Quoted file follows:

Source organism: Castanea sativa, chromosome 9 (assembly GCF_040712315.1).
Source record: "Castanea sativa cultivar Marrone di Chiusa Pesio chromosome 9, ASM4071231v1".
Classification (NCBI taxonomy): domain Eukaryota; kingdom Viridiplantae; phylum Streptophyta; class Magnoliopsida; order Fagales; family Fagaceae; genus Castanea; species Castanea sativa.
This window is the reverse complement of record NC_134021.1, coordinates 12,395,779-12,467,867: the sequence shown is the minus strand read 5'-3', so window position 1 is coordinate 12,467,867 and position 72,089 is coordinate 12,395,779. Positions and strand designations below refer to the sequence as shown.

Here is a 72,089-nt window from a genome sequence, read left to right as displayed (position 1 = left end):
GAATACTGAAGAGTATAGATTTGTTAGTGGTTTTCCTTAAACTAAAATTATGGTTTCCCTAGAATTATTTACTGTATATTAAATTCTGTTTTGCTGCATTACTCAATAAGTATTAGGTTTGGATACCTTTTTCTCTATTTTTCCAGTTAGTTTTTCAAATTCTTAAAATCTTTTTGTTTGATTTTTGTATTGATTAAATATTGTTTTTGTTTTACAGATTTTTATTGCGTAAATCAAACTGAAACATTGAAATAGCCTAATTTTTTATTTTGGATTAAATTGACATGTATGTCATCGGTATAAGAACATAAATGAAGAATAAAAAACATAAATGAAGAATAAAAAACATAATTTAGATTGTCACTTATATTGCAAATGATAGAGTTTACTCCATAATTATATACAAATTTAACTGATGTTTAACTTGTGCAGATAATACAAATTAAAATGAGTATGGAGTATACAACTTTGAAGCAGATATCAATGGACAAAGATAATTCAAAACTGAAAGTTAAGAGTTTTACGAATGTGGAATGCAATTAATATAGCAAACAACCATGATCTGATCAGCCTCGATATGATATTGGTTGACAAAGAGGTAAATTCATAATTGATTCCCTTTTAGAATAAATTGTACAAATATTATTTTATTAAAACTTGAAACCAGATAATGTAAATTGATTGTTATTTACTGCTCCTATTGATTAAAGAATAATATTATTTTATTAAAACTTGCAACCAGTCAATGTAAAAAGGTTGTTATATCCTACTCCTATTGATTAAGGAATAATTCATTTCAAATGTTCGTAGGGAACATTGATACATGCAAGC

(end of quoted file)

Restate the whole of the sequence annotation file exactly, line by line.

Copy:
Source organism: Castanea sativa, chromosome 9 (assembly GCF_040712315.1).
Source record: "Castanea sativa cultivar Marrone di Chiusa Pesio chromosome 9, ASM4071231v1".
Classification (NCBI taxonomy): domain Eukaryota; kingdom Viridiplantae; phylum Streptophyta; class Magnoliopsida; order Fagales; family Fagaceae; genus Castanea; species Castanea sativa.
This window is the reverse complement of record NC_134021.1, coordinates 12,395,779-12,467,867: the sequence shown is the minus strand read 5'-3', so window position 1 is coordinate 12,467,867 and position 72,089 is coordinate 12,395,779. Positions and strand designations below refer to the sequence as shown.

Here is a 72,089-nt window from a genome sequence, read left to right as displayed (position 1 = left end):
GAATACTGAAGAGTATAGATTTGTTAGTGGTTTTCCTTAAACTAAAATTATGGTTTCCCTAGAATTATTTACTGTATATTAAATTCTGTTTTGCTGCATTACTCAATAAGTATTAGGTTTGGATACCTTTTTCTCTATTTTTCCAGTTAGTTTTTCAAATTCTTAAAATCTTTTTGTTTGATTTTTGTATTGATTAAATATTGTTTTTGTTTTACAGATTTTTATTGCGTAAATCAAACTGAAACATTGAAATAGCCTAATTTTTTATTTTGGATTAAATTGACATGTATGTCATCGGTATAAGAACATAAATGAAGAATAAAAAACATAAATGAAGAATAAAAAACATAATTTAGATTGTCACTTATATTGCAAATGATAGAGTTTACTCCATAATTATATACAAATTTAACTGATGTTTAACTTGTGCAGATAATACAAATTAAAATGAGTATGGAGTATACAACTTTGAAGCAGATATCAATGGACAAAGATAATTCAAAACTGAAAGTTAAGAGTTTTACGAATGTGGAATGCAATTAATATAGCAAACAACCATGATCTGATCAGCCTCGATATGATATTGGTTGACAAAGAGGTAAATTCATAATTGATTCCCTTTTAGAATAAATTGTACAAATATTATTTTATTAAAACTTGAAACCAGATAATGTAAATTGATTGTTATTTACTGCTCCTATTGATTAAAGAATAATATTATTTTATTAAAACTTGCAACCAGTCAATGTAAAAAGGTTGTTATATCCTACTCCTATTGATTAAGGAATAATTCATTTCAAATGTTCGTAGGGAACATTGATACATGCAAGC